Thinking About End of Life in Teleological Terms

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Paolo Biondi
Rachel Haliburton


This brief paper presents an Aristotelian-inspired approach to end-of-life decision making. The account focuses on the importance of teleology, in particular, the telos of eudaimonia understood as the goal of human flourishing as well as the telos of medicine when a person’s eudaimonia is threatened by serious illness and death. We argue that an Aristotelian bioethics offers a better alternative to a “fundamentalist bioethics” since the telos of eudaimonia (i) offers a more realistic conception of the self and the realities of frailty and mortality, (ii) provides a more objective basis for making decisions regarding end-of-life treatment and care, and (iii) is better able to resist the pull of the Technological Imperative. In addition, this teleological concept is flexible enough for it to be employed in multicultural and pluralistic societies.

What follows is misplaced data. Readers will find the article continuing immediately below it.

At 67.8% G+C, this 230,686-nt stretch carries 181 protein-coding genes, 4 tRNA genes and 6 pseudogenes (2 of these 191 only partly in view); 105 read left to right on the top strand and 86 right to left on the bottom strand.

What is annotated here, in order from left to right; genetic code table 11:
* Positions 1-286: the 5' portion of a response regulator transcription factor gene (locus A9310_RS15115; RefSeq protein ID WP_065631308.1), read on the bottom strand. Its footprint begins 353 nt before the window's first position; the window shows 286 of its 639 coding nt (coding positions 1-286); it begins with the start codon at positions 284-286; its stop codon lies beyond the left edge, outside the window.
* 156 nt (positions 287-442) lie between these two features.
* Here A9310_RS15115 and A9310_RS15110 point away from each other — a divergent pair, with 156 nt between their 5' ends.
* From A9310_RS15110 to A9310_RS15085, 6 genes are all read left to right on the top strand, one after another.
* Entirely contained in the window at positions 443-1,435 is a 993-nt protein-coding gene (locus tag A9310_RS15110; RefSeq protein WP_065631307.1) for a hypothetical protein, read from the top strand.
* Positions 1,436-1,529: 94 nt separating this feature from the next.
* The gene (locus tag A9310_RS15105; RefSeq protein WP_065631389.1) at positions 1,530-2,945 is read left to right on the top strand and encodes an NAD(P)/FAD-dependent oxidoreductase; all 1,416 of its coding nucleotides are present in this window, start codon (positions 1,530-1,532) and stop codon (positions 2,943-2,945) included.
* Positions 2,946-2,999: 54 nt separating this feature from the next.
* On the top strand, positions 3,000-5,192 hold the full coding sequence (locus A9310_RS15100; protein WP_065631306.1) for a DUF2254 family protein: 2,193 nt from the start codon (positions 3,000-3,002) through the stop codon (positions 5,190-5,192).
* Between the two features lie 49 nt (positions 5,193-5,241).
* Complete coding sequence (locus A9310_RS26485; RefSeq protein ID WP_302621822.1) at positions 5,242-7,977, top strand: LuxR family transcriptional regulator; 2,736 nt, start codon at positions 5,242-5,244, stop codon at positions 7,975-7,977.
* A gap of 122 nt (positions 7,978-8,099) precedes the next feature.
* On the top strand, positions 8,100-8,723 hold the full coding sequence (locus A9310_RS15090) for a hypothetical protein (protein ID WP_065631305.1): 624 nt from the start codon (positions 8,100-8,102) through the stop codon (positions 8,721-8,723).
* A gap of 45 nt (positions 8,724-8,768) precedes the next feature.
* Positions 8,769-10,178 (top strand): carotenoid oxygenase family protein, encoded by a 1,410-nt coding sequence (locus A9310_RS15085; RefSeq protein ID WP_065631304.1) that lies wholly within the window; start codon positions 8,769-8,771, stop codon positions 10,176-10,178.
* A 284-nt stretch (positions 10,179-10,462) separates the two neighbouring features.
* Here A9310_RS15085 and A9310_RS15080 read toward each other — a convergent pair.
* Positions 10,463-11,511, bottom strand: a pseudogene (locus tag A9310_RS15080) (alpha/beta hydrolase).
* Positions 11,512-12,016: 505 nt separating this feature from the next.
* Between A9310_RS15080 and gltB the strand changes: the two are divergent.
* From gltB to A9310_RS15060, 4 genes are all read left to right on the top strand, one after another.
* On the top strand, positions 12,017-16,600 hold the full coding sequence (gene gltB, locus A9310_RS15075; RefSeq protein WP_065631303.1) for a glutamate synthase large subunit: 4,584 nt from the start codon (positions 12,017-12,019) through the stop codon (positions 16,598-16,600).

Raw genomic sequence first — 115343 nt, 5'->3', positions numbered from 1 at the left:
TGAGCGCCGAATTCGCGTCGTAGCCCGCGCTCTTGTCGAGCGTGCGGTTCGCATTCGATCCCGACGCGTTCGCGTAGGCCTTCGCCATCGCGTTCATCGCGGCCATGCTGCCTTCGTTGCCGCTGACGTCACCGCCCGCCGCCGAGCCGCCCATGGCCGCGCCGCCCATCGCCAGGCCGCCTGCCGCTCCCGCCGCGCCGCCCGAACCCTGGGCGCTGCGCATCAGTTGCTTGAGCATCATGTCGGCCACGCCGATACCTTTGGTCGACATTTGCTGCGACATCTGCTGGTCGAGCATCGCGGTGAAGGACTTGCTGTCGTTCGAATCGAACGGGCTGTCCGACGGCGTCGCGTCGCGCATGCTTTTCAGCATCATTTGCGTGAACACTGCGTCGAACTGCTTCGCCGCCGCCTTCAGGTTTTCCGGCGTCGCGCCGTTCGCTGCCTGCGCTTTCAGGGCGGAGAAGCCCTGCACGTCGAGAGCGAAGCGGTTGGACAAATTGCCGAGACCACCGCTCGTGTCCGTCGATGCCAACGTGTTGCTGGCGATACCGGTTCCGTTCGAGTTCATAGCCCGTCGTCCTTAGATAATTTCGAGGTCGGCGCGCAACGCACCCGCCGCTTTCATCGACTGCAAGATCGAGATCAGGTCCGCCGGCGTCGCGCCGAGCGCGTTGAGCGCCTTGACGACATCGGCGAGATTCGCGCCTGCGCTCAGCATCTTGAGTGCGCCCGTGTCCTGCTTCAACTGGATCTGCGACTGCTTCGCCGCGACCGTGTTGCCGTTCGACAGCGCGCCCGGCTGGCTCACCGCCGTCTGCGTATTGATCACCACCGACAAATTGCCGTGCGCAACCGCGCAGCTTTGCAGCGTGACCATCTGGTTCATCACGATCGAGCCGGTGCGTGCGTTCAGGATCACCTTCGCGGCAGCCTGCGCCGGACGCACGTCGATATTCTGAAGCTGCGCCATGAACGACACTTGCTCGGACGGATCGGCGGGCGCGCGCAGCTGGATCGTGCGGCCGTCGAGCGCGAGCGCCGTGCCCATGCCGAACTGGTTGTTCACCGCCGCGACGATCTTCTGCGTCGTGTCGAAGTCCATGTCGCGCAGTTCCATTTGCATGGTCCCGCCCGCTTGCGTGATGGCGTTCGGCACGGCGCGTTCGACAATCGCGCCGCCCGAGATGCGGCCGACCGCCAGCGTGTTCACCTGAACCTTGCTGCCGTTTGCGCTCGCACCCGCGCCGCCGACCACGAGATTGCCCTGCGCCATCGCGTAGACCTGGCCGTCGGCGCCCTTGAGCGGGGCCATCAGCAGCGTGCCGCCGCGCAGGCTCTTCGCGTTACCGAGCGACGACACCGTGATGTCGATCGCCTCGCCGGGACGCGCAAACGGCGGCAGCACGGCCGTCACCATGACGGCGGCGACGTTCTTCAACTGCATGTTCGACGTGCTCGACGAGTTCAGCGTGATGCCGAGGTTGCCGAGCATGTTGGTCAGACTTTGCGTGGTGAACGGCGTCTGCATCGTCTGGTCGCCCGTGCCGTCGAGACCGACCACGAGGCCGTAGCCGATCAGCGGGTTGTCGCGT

Author Biographies

Paolo Biondi, University of Sudbury

Dr. Paolo Biondi
Associate Professor and Chair
Department of Philosophy
University of Sudbury
935 Ramsey Lake Road
Sudbury, ON P3E 2C6


Rachel Haliburton, University of Sudbury

Dr. Rachel Haliburton
Associate Professor
Department of Philosophy
University of Sudbury
935 Ramsey Lake Road
Sudbury, ON P3E 2C6



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How to Cite
BIONDI, P.; HALIBURTON, R. Thinking About End of Life in Teleological Terms. Diametros, n. 45, p. 1-18, 26 set. 2015.
Special Topic – Aristotelian Recources of Bioethics